The Danger with High Expectations
Over the past few weeks I have come across a couple proposals from other advisors that have revealed something of a trend throughout my career. Certain annuity illustrations can be made to produce spectacular numbers and it’s fine if someone chooses to believe those results will happen but more realistic expectations will give you a plan with more certainty. I’m going to show you how to put these types of projections in perspective so the most optimistic outcome is really good news, rather than anything less being a disappointment.
About a month ago I saw an illustration for a variable annuity with a lifetime income rider and additional death benefit. Then this past week I ran into a similar illustration of an index annuity with guaranteed income payments that increased each year based on the growth of an external market index. Each produced exceptional results and my problem is not with the contracts specifically, rather the consequences of it not working out that way. Lower than expected income or a depleted remainder account value could leave you in a bind at the worst possible time.
This is something I’ve dealt with for years with all types of financial vehicles from mutual funds to insurance policies. I hear crazy claims and see ridiculously high projections that are often based on questionable assumptions. When people realize the truth and find that the proposal is not very realistic they are disappointed. An alternative plan may be more reasonable but it’s not exciting enough and they just stop trying to find a solution. Worse yet, many people disregard my advice and go forward with the proposal anyway.
In this case, whether it be the variable or index annuity, what concerns me most is that for either plan it wasn’t the annuity that made it work. Both plans worked well because the market period used in the illustration was one of the best performance periods in history. If expectations are based on that period then there would have been no reason to use an annuity because either person would have been much better off keeping all their money in the stock market.
The variable annuity had fees close to 4% and the index annuity has capped gains. Without the fees or cap rates, growth for either individual would have been substantially better. The market period used was from 1988 thru 2018 so it’s not a matter of cherry picking the perfect data, it’s just that the last 30 years was pretty outstanding. Almost the entire exponential part of the stock market’s curve happened since the late 80s. Fine by me if you think that’s going to happen in the next 30 years but if you’re so sure about it then don’t even mess with an annuity.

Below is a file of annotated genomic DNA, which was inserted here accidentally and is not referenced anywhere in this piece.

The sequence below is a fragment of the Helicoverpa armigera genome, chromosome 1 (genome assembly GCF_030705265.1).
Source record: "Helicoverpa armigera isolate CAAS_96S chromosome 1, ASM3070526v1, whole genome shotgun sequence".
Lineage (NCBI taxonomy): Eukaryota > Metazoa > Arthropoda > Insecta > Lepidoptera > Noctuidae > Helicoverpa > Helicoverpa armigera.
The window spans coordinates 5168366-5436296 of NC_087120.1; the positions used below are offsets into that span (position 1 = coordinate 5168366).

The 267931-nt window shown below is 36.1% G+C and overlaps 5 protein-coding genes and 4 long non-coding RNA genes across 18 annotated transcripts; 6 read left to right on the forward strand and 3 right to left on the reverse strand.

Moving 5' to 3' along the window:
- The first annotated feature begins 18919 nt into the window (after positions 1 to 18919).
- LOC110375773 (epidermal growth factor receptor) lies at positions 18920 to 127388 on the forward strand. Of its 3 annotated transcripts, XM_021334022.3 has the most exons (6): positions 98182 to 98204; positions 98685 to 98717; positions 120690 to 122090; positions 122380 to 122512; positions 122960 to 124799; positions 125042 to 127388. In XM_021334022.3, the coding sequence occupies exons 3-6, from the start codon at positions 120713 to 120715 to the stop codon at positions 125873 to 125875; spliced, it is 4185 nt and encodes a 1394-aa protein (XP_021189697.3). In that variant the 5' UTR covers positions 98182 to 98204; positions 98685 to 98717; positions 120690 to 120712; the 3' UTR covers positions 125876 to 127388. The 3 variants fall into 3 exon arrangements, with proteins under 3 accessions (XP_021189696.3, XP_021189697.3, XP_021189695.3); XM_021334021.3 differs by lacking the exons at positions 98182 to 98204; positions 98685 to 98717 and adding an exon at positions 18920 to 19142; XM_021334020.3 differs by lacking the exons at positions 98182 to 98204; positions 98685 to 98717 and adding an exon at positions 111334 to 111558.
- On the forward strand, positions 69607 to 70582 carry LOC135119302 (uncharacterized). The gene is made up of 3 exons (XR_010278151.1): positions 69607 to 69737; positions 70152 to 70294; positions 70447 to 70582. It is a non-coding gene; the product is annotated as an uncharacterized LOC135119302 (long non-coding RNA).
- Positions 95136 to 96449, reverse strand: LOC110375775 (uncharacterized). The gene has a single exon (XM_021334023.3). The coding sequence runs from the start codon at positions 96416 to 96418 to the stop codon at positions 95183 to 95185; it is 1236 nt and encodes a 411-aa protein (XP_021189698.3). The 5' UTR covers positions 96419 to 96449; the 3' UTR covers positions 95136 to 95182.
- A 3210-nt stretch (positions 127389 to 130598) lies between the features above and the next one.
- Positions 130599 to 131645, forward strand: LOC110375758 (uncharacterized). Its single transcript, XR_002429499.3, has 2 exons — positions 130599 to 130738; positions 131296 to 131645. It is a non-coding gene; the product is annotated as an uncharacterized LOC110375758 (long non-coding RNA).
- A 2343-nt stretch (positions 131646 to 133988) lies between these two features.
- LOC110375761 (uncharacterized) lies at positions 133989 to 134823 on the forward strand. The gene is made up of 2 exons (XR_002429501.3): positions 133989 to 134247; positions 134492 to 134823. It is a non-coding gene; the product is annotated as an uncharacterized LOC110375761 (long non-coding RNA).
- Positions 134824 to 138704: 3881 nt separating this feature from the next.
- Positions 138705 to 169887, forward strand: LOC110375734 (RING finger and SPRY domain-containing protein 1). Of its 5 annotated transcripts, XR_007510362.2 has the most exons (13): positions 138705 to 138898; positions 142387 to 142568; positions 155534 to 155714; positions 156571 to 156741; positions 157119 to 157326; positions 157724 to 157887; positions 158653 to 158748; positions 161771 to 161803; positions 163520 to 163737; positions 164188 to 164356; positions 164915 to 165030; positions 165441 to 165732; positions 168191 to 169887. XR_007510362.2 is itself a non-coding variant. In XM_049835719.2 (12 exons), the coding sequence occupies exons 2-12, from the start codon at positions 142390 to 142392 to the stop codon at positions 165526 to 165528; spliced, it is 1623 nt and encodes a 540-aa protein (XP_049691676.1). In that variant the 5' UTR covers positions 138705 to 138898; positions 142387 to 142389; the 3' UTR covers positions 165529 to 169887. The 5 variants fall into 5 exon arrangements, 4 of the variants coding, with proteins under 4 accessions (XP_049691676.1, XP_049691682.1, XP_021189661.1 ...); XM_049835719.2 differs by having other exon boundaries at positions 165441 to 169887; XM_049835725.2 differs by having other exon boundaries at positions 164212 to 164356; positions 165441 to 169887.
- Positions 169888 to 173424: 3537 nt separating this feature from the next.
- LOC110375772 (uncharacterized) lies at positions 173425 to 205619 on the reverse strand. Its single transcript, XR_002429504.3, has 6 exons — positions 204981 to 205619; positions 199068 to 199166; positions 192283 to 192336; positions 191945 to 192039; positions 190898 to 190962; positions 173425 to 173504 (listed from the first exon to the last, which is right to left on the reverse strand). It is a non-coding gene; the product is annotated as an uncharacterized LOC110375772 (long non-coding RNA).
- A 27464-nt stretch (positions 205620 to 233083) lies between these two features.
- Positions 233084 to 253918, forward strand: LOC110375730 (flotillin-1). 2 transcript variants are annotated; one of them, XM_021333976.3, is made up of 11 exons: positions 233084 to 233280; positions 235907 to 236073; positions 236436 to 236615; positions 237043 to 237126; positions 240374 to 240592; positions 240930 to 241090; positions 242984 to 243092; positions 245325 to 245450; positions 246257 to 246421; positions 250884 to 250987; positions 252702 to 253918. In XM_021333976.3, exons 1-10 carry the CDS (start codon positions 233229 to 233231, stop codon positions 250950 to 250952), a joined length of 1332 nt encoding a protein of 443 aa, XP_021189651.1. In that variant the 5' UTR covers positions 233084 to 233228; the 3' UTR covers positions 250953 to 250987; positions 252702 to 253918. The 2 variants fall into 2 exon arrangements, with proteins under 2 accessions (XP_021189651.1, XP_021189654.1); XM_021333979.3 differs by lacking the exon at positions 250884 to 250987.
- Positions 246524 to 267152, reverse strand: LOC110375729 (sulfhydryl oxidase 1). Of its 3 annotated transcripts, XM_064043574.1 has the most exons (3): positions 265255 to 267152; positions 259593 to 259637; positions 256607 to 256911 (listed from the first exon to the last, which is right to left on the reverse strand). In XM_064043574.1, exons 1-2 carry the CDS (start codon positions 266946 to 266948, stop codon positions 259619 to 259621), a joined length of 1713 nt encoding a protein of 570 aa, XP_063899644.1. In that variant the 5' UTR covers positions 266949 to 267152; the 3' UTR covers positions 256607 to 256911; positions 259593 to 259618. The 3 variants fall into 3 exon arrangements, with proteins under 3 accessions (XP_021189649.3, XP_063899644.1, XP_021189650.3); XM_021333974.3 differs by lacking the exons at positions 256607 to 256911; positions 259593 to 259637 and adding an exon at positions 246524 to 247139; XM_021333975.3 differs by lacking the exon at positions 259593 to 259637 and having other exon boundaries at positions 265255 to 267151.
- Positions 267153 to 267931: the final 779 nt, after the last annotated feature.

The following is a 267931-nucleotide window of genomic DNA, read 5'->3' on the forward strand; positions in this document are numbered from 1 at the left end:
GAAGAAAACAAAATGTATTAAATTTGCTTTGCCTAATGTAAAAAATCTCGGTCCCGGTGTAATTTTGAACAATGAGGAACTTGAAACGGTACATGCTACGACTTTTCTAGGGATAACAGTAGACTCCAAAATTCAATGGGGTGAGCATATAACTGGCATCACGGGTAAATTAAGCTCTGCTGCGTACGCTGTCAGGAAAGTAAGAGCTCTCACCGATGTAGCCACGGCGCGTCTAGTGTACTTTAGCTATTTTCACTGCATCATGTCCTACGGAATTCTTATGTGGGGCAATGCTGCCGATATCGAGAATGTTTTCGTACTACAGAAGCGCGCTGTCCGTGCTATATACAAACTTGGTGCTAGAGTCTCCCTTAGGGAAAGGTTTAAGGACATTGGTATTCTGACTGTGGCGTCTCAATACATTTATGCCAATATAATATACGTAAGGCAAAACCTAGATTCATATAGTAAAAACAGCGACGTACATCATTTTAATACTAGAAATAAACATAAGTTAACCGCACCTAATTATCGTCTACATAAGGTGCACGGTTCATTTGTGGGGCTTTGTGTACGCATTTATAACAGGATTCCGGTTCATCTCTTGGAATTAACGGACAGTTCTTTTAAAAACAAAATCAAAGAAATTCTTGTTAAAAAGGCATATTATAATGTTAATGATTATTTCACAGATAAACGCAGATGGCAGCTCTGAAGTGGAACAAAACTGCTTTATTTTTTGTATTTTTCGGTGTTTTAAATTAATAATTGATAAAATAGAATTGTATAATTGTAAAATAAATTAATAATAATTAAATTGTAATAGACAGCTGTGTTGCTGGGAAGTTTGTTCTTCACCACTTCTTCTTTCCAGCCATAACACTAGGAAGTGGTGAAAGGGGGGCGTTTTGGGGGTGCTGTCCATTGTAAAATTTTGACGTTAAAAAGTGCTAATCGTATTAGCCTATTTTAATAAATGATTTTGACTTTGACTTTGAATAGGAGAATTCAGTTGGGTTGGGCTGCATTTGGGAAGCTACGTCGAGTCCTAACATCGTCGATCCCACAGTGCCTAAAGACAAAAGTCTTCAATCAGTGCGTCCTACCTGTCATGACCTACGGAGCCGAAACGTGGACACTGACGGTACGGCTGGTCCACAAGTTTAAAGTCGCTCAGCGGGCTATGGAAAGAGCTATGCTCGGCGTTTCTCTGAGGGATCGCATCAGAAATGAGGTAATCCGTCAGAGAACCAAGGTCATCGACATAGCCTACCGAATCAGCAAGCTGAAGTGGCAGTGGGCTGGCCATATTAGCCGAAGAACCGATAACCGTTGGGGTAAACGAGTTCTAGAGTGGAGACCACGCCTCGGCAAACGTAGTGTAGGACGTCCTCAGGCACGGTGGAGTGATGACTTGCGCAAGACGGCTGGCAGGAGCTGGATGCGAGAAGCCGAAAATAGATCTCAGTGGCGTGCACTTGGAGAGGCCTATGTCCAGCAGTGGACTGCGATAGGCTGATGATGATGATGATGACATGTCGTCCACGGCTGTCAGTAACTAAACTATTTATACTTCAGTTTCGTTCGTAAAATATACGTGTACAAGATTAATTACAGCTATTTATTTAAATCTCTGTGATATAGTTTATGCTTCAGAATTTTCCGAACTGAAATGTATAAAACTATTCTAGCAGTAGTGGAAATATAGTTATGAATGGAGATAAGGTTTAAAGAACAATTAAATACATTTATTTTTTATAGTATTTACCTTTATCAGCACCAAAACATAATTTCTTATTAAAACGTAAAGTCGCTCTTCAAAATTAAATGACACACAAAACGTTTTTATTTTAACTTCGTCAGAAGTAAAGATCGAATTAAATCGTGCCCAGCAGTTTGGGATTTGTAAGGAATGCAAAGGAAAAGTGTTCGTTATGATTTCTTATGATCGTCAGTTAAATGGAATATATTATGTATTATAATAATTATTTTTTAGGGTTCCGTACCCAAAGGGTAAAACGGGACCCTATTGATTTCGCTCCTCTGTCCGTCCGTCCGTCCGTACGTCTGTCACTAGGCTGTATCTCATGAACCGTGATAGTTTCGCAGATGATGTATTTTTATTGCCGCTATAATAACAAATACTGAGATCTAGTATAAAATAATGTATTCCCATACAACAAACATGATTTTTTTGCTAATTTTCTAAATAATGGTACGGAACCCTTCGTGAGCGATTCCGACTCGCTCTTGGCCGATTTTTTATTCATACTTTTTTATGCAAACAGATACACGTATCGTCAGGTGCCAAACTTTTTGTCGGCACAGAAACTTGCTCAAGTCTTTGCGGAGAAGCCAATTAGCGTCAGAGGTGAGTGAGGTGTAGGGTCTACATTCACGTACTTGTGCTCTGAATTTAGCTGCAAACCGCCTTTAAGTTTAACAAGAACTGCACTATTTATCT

Just about everyone on this list has benefited greatly from saving during the best years in the stock market. There have been plenty of pain points but the market always bounced back and climbed even higher. Whether it will continue for the next 30 years remains to be seen but the reason most of you are here is because you think it might not.
We all use past results to predict future performance but it’s important to simulate plans over poorly performing market periods as well and not everyone does that. I feel that’s the key to setting your expectations at a reasonable level and I recommend it as an approach to evaluating any overly-optimistic plan.
Both the variable and index annuity showed guaranteed minimum outcomes. This is what you know the insurance company will do no matter what. Each contract showed a guarantee based on 0% growth over the contract term and the results for both would be devastating, or the kind of thing that would happen in a very dark economic time period.
Since I don’t think we are headed for the apocalypse it is reasonable to assume some growth in the future even if it doesn’t match the substantial returns from the past. What I told each of these people is to take the average of the best outcome possible and the guaranteed minimum. For both annuities this would mean lower starting income but not below the guaranteed minimum and smaller annual increases with a lower remainder benefit.
If the average of the best and worst case scenario is appealing then base your expectations on that. There will still be variability in the outcome but your plans will not be derailed by sub-standard performance. In a worst-case scenario you’ll at least have income when everyone else is looting grocery stores and the best case will exceed your expectations. It’s much more reasonable than planning for the best only to be disappointed or trapped when it doesn’t work out. Give me a call if you need some help creating a plan grounded in reality.